Felix J. Palma’s, American debut novel, The Map of Time is not my usual genre but on the suggestion of a friend I picked it up, and loved it. It is not a short read by any means but it is a well written story including elements of romance, robots, historical fiction, mystery, murder and time travel. The narrator sees all and knows all and is at times repetitive and annoying. However there are so many other good things about this book that the narrator is easy to overlook. The novel takes place in 1888 London with three related plots and H.G. Wells as the connecting character. H.G. Wells’ popular book “The Time Machine” has just been published and the time travel frenzy has gripped Victorian England. Wells is called upon to help a young man travel to the past and deal with the murder – by Jack the Ripper – of the woman he loved. In Part Two, a woman, unhappy with the social restrictions of the Victorian age seeks something else in a future time period. In Part Three, Wells tries to stop a plot to murder Bram Stoker, Henry James and Wells, himself, and steal their fictional creations. An imaginative story with well developed characters. Long yes but well worth it.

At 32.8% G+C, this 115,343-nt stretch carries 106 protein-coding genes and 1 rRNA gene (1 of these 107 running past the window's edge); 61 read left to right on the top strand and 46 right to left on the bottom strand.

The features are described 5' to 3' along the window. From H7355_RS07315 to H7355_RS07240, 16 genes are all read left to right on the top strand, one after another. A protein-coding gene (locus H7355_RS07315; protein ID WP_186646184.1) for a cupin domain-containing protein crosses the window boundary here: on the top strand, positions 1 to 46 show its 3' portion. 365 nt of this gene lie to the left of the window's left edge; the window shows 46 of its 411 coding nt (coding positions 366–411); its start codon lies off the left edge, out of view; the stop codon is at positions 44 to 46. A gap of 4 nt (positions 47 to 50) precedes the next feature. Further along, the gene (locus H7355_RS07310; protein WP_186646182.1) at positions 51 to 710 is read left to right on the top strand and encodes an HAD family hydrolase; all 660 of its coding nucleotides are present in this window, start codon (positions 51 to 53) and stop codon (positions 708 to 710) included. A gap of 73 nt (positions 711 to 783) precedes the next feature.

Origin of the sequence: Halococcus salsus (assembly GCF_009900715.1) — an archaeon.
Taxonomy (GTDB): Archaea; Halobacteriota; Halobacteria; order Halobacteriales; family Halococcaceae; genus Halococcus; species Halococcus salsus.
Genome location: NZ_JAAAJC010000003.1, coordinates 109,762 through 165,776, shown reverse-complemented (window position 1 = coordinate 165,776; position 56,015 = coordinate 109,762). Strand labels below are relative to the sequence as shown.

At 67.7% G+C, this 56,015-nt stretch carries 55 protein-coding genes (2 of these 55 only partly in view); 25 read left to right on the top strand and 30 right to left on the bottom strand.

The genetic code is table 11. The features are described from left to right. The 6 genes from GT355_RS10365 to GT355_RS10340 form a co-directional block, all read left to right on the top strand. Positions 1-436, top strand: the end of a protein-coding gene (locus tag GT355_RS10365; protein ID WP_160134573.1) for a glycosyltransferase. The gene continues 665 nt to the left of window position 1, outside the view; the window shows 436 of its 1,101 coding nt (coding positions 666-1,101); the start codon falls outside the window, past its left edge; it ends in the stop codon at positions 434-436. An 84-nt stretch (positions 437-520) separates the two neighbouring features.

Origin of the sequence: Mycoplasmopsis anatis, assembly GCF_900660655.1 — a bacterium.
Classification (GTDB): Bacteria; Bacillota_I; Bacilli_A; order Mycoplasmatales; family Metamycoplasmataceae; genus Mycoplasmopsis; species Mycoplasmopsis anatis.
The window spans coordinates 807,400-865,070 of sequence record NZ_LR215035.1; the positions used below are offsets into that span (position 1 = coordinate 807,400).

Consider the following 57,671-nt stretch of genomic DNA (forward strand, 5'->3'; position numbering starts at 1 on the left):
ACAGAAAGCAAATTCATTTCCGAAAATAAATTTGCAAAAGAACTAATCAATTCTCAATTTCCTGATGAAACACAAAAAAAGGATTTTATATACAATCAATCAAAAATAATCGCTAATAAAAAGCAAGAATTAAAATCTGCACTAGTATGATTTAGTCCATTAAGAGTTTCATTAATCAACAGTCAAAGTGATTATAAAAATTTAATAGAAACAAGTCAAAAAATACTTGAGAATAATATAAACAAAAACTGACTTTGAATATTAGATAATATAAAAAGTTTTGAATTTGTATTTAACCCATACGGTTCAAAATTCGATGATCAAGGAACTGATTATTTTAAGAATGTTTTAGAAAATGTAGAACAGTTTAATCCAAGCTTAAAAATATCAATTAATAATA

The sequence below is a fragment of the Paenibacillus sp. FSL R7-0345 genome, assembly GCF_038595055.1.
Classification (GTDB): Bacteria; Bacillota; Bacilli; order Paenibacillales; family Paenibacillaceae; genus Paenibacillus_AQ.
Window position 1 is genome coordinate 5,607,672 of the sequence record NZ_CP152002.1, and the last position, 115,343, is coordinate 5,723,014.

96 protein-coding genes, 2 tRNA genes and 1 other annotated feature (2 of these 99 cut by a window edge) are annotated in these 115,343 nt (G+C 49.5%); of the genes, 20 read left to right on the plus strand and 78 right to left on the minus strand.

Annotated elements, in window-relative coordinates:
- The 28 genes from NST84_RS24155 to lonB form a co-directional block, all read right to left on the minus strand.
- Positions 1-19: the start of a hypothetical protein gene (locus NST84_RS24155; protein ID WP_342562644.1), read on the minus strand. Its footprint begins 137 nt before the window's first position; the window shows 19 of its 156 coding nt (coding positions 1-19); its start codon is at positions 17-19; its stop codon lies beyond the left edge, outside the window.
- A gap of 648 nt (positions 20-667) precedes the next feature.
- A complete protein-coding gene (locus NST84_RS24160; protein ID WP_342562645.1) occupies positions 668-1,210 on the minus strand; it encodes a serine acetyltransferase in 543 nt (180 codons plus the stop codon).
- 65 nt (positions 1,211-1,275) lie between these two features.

If you like time travel check out these other books and authors:
Brashares, Ann My Name is Memory
James, David Before the Cradle Falls
Fforde, Jasper The Eyre Affair (Thursday Next Novels)
Wells, H.G. The Time Machine
Niffenegger, Audrey The Time Traveler’s Wife
Moning, Karen Marie Highlander romances series
Haddix, Margaret The Missing Series
Holdeman, Joe The Accidental Time Machine
Plunkett, Susan Bethany’s Song
Rigler, Laurie Confessions of a Jane Austen Addict
Twain, Mark A Connecticut Yankee in Kings Arthur’s Court